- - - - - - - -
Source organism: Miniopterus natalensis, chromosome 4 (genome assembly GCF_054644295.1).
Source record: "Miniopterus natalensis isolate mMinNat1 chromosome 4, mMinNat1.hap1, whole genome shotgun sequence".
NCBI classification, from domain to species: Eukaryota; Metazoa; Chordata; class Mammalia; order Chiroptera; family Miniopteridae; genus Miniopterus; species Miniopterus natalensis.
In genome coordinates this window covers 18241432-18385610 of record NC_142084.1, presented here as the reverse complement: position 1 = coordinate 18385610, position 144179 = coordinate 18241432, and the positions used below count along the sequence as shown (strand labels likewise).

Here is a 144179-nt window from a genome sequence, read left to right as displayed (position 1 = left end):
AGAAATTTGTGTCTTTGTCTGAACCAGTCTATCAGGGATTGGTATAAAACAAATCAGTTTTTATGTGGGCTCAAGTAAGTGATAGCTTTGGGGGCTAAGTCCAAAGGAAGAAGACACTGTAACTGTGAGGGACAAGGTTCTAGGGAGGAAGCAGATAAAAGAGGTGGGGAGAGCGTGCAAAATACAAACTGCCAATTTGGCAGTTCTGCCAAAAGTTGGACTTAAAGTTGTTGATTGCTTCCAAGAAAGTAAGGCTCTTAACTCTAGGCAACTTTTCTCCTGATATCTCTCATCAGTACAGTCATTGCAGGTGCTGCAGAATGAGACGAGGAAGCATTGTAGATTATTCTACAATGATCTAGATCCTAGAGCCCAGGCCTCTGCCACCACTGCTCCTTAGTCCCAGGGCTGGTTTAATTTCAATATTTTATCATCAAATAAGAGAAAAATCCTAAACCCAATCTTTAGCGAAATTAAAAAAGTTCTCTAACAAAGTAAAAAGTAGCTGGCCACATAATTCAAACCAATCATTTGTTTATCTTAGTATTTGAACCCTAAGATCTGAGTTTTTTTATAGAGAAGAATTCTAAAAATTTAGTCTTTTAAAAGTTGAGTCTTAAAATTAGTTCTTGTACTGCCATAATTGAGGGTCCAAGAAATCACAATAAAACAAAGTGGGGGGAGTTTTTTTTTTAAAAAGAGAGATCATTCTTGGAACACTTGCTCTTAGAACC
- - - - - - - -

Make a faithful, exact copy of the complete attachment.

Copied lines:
Source organism: Miniopterus natalensis, chromosome 4 (genome assembly GCF_054644295.1).
Source record: "Miniopterus natalensis isolate mMinNat1 chromosome 4, mMinNat1.hap1, whole genome shotgun sequence".
NCBI classification, from domain to species: Eukaryota; Metazoa; Chordata; class Mammalia; order Chiroptera; family Miniopteridae; genus Miniopterus; species Miniopterus natalensis.
In genome coordinates this window covers 18241432-18385610 of record NC_142084.1, presented here as the reverse complement: position 1 = coordinate 18385610, position 144179 = coordinate 18241432, and the positions used below count along the sequence as shown (strand labels likewise).

Here is a 144179-nt window from a genome sequence, read left to right as displayed (position 1 = left end):
AGAAATTTGTGTCTTTGTCTGAACCAGTCTATCAGGGATTGGTATAAAACAAATCAGTTTTTATGTGGGCTCAAGTAAGTGATAGCTTTGGGGGCTAAGTCCAAAGGAAGAAGACACTGTAACTGTGAGGGACAAGGTTCTAGGGAGGAAGCAGATAAAAGAGGTGGGGAGAGCGTGCAAAATACAAACTGCCAATTTGGCAGTTCTGCCAAAAGTTGGACTTAAAGTTGTTGATTGCTTCCAAGAAAGTAAGGCTCTTAACTCTAGGCAACTTTTCTCCTGATATCTCTCATCAGTACAGTCATTGCAGGTGCTGCAGAATGAGACGAGGAAGCATTGTAGATTATTCTACAATGATCTAGATCCTAGAGCCCAGGCCTCTGCCACCACTGCTCCTTAGTCCCAGGGCTGGTTTAATTTCAATATTTTATCATCAAATAAGAGAAAAATCCTAAACCCAATCTTTAGCGAAATTAAAAAAGTTCTCTAACAAAGTAAAAAGTAGCTGGCCACATAATTCAAACCAATCATTTGTTTATCTTAGTATTTGAACCCTAAGATCTGAGTTTTTTTATAGAGAAGAATTCTAAAAATTTAGTCTTTTAAAAGTTGAGTCTTAAAATTAGTTCTTGTACTGCCATAATTGAGGGTCCAAGAAATCACAATAAAACAAAGTGGGGGGAGTTTTTTTTTTAAAAAGAGAGATCATTCTTGGAACACTTGCTCTTAGAACC